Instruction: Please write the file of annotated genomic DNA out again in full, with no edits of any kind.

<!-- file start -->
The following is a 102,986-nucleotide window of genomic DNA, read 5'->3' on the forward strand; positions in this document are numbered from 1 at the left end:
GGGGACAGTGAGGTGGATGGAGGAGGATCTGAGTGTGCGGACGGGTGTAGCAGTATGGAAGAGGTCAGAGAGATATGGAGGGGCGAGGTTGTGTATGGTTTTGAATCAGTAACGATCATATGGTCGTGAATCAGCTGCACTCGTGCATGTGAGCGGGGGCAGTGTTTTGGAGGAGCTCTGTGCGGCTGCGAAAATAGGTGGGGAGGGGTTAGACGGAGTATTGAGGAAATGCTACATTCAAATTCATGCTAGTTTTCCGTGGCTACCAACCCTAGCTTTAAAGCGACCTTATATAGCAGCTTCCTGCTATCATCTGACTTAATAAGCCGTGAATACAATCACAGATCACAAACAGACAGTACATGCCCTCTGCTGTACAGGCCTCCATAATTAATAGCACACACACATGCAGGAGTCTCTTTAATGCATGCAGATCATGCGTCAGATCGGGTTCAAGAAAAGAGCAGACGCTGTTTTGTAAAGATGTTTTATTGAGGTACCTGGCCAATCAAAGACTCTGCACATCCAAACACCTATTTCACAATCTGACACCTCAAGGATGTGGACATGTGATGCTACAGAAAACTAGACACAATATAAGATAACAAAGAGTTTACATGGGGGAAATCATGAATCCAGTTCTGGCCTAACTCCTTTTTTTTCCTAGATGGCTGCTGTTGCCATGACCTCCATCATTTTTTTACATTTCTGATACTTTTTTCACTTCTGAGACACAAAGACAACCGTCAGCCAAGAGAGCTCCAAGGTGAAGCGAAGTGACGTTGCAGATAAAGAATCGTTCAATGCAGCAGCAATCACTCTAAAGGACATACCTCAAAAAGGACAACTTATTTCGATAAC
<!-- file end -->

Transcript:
The following is a 102,986-nucleotide window of genomic DNA, read 5'->3' on the forward strand; positions in this document are numbered from 1 at the left end:
GGGGACAGTGAGGTGGATGGAGGAGGATCTGAGTGTGCGGACGGGTGTAGCAGTATGGAAGAGGTCAGAGAGATATGGAGGGGCGAGGTTGTGTATGGTTTTGAATCAGTAACGATCATATGGTCGTGAATCAGCTGCACTCGTGCATGTGAGCGGGGGCAGTGTTTTGGAGGAGCTCTGTGCGGCTGCGAAAATAGGTGGGGAGGGGTTAGACGGAGTATTGAGGAAATGCTACATTCAAATTCATGCTAGTTTTCCGTGGCTACCAACCCTAGCTTTAAAGCGACCTTATATAGCAGCTTCCTGCTATCATCTGACTTAATAAGCCGTGAATACAATCACAGATCACAAACAGACAGTACATGCCCTCTGCTGTACAGGCCTCCATAATTAATAGCACACACACATGCAGGAGTCTCTTTAATGCATGCAGATCATGCGTCAGATCGGGTTCAAGAAAAGAGCAGACGCTGTTTTGTAAAGATGTTTTATTGAGGTACCTGGCCAATCAAAGACTCTGCACATCCAAACACCTATTTCACAATCTGACACCTCAAGGATGTGGACATGTGATGCTACAGAAAACTAGACACAATATAAGATAACAAAGAGTTTACATGGGGGAAATCATGAATCCAGTTCTGGCCTAACTCCTTTTTTTTCCTAGATGGCTGCTGTTGCCATGACCTCCATCATTTTTTTACATTTCTGATACTTTTTTCACTTCTGAGACACAAAGACAACCGTCAGCCAAGAGAGCTCCAAGGTGAAGCGAAGTGACGTTGCAGATAAAGAATCGTTCAATGCAGCAGCAATCACTCTAAAGGACATACCTCAAAAAGGACAACTTATTTCGATAAC